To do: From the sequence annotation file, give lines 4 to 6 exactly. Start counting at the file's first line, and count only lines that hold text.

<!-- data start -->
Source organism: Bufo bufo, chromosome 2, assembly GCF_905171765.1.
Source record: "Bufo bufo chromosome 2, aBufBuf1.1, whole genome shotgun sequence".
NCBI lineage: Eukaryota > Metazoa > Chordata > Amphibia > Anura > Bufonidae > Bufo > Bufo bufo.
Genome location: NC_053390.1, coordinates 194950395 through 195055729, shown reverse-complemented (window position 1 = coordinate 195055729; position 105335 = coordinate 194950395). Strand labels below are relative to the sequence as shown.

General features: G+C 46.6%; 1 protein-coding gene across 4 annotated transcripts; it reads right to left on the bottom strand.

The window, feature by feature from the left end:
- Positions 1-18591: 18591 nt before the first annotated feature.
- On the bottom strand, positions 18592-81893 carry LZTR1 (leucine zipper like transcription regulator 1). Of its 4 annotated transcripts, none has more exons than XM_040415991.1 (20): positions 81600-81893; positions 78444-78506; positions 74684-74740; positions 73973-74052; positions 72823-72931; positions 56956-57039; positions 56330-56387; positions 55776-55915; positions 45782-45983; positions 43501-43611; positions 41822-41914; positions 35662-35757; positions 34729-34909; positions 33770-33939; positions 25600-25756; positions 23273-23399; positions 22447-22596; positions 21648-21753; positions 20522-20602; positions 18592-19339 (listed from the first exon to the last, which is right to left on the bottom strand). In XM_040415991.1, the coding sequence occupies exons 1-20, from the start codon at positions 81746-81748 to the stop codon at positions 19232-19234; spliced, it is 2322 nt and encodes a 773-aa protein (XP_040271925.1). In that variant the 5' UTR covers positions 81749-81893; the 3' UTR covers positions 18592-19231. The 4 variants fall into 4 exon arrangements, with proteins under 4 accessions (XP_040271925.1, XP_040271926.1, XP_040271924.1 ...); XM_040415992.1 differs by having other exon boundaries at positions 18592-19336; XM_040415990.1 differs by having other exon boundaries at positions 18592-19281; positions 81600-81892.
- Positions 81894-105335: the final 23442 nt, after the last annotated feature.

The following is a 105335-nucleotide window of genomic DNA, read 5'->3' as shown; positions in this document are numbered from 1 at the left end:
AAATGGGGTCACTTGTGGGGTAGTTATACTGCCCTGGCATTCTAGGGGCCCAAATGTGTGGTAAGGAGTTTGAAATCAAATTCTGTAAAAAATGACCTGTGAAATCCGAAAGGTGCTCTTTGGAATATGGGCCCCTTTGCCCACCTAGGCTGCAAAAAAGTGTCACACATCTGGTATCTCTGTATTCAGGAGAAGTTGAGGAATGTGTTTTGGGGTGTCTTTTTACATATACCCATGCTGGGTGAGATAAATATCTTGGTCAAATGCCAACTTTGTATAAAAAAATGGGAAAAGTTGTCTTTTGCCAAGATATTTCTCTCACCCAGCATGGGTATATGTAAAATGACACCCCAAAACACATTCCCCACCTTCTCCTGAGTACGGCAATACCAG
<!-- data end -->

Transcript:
Genome location: NC_053390.1, coordinates 194950395 through 195055729, shown reverse-complemented (window position 1 = coordinate 195055729; position 105335 = coordinate 194950395). Strand labels below are relative to the sequence as shown.

General features: G+C 46.6%; 1 protein-coding gene across 4 annotated transcripts; it reads right to left on the bottom strand.

The window, feature by feature from the left end: